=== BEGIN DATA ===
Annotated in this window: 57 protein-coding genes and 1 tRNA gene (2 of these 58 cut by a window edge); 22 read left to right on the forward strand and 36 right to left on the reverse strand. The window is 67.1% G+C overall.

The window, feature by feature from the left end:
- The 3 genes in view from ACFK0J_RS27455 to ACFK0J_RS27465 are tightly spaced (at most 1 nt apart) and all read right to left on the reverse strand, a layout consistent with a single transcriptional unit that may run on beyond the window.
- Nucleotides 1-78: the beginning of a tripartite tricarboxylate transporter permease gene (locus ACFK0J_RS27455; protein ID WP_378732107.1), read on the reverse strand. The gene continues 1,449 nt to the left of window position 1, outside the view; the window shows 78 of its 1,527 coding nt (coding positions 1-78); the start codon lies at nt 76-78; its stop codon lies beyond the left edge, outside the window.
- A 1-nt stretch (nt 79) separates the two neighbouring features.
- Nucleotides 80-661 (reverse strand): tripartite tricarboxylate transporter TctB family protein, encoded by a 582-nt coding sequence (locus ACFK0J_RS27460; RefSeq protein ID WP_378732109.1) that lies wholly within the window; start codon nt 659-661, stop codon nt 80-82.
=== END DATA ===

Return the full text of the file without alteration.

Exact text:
Annotated in this window: 57 protein-coding genes and 1 tRNA gene (2 of these 58 cut by a window edge); 22 read left to right on the forward strand and 36 right to left on the reverse strand. The window is 67.1% G+C overall.

The window, feature by feature from the left end:
- The 3 genes in view from ACFK0J_RS27455 to ACFK0J_RS27465 are tightly spaced (at most 1 nt apart) and all read right to left on the reverse strand, a layout consistent with a single transcriptional unit that may run on beyond the window.
- Nucleotides 1-78: the beginning of a tripartite tricarboxylate transporter permease gene (locus ACFK0J_RS27455; protein ID WP_378732107.1), read on the reverse strand. The gene continues 1,449 nt to the left of window position 1, outside the view; the window shows 78 of its 1,527 coding nt (coding positions 1-78); the start codon lies at nt 76-78; its stop codon lies beyond the left edge, outside the window.
- A 1-nt stretch (nt 79) separates the two neighbouring features.
- Nucleotides 80-661 (reverse strand): tripartite tricarboxylate transporter TctB family protein, encoded by a 582-nt coding sequence (locus ACFK0J_RS27460; RefSeq protein ID WP_378732109.1) that lies wholly within the window; start codon nt 659-661, stop codon nt 80-82.